There’s no reason that a baby’s lifespan should be decreased by the time that they’re born simply because of their zip code or the color of their skin or their economic status. That has to stop.
– Sen. LaTonya Johnson
The irony of the two events taking place at the same time was not lost on Sara Finger, founder and executive director of the Wisconsin Alliance for Women’s Health.
“For those advancing this so-called ‘time for life agenda,’ they need to start valuing the life of the moms and babies in this state,” says Finger, asked about the two legislative events after they concluded. “If you want to continue to wear that pro-life badge on your sleeve, stop playing political games and start to advance positive, evidence-based bills that help women and children.
Babies are dying
In introducing the Birth Equity Act package, Stubbs said she feels it is her duty as a Black mother, pastor, legislator and community activist to push hard to improve maternal health outcomes for Black women, as well as other women of color, who also experience higher rates of negative health and pregnancy outcomes.
“Let’s be very clear today on what I’m saying — our mothers and our babies deserve to live,” said Stubbs at the news conference. “I believe the Rev. Dr. Martin Luther King Jr. put it best when he said, and I quote, ‘Of all the forms of inequality, injustice in health care is the most shocking and inhumane.’”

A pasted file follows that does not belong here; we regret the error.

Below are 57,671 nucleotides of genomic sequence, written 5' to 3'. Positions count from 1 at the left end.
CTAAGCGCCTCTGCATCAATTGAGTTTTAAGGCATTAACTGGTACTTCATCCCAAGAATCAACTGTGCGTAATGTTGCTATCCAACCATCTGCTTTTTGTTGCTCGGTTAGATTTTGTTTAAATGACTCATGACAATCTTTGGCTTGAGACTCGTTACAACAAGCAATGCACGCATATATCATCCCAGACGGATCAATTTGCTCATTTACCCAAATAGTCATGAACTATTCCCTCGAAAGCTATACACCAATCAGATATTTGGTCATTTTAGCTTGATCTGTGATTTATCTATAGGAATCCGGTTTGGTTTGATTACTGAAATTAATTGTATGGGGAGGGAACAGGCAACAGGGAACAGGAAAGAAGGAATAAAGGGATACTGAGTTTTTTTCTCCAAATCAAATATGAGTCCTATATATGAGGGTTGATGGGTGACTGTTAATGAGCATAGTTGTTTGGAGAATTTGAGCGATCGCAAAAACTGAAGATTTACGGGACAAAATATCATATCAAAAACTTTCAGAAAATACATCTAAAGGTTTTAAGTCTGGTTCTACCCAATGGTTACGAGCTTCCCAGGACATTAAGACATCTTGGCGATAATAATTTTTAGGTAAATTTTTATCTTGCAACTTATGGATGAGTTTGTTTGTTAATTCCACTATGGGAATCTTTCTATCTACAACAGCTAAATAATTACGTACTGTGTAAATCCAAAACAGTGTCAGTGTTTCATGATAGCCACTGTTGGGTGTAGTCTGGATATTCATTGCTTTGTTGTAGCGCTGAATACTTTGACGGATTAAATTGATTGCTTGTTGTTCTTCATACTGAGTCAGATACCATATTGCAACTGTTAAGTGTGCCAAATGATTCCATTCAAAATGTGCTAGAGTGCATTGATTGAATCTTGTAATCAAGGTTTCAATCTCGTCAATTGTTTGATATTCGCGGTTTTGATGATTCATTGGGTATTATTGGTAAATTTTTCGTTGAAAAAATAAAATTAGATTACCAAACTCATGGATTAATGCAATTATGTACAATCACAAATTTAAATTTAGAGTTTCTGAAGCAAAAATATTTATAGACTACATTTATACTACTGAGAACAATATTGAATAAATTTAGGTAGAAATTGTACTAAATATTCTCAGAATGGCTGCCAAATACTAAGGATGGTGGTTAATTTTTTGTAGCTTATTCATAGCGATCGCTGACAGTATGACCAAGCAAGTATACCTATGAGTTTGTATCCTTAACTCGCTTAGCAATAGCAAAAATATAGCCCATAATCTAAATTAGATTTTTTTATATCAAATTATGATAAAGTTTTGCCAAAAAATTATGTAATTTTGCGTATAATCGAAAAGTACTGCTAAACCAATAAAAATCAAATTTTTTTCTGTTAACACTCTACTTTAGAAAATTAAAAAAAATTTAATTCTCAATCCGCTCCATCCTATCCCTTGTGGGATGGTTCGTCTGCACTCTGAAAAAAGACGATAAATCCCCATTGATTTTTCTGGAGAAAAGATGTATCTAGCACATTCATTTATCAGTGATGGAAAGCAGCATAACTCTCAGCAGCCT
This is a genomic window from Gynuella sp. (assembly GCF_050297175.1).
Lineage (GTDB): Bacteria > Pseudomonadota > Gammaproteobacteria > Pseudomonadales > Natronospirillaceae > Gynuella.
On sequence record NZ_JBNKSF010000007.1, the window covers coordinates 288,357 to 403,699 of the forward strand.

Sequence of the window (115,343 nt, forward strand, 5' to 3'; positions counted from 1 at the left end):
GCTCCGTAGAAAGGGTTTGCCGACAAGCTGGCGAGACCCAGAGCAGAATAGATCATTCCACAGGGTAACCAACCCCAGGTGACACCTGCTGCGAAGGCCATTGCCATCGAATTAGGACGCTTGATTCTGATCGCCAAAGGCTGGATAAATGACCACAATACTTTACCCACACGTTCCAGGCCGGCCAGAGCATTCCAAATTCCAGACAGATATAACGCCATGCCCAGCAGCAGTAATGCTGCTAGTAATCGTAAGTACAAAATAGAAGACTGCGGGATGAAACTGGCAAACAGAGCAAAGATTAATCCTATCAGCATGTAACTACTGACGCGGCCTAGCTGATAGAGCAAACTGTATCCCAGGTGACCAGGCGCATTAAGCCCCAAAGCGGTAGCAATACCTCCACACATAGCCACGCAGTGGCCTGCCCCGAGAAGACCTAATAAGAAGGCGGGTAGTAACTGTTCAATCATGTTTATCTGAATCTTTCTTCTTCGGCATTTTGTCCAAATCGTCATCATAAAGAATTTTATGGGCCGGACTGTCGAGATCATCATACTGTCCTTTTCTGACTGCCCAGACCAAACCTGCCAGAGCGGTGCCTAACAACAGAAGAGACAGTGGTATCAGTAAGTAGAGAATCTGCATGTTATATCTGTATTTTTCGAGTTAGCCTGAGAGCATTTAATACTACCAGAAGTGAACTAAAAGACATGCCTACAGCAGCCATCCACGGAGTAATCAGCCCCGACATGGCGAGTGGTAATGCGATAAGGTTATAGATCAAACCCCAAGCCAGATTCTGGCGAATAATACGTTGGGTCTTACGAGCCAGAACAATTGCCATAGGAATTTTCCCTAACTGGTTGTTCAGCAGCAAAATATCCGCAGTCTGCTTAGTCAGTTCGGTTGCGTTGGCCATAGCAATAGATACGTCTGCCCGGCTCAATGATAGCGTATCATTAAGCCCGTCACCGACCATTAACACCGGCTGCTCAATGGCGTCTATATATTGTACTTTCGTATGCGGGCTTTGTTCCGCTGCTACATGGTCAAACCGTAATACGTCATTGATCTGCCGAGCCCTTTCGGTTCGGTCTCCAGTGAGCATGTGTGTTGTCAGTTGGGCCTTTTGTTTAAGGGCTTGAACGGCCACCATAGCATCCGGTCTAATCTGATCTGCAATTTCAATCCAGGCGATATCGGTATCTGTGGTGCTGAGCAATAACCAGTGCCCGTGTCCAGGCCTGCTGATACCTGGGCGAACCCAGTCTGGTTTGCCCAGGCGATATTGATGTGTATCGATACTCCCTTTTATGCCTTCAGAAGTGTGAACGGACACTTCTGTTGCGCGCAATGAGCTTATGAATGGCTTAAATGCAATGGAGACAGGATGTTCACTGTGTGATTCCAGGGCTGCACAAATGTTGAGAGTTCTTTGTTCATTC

Stubbs stepped up to co-chair a racial justice task force with Assembly Majority Leader Jim Steineke (R-Kaukauna) in 2020 despite the inauspicious revelation that it was a cover for Republican legislative inaction. Now she plans to push her GOP colleagues to “prioritize Black maternal and child health and dedicate themselves to ending the public health crisis, which is systemic racism.”
“I know it is my duty to make our Black children and our mothers’ maternal health a priority for this Legislature,” said Stubbs. “The future of countless Black babies in Wisconsin is at risk. If we want to make Wisconsin a safe and affordable place to start a family tomorrow, we must start by addressing these disparities today.”
Johnson, who represents one of the most impoverished zip codes in Wisconsin in her North Side Milwaukee district, said the bills are personal for her as well.
“Two weeks after I graduated from college in Nashville, Tennessee, my water broke early. I was pregnant. I went to the hospital expecting to be sent home that night, but instead I stayed in the hospital for two weeks while they tried to hold off my delivery for as long as absolutely possible.”
She gave birth to her daughter, who weighed less than four pounds, at 32 weeks. The baby required additional care in a neonatal ward at the hospital.
“I know what it’s like to go home without your baby — to worry about your child and to pray as hard as you possibly can just for that baby to be able to make it,” said Johnson.
Making the situation even worse, while her baby was in neonatal intensive care, she had to return to work two days after giving birth.
“I had to pay the rent, and keep the lights on and make sure that my baby had a safe place to come home to,” Johnson continued. “And that’s not different from so many of our communities of color who are struggling just to make ends meet … We all know that disrupting infant mortality and health disparities in Wisconsin needs to be not only a statewide priority, but it needs to be prioritized, especially in our highly impoverished neighborhood.”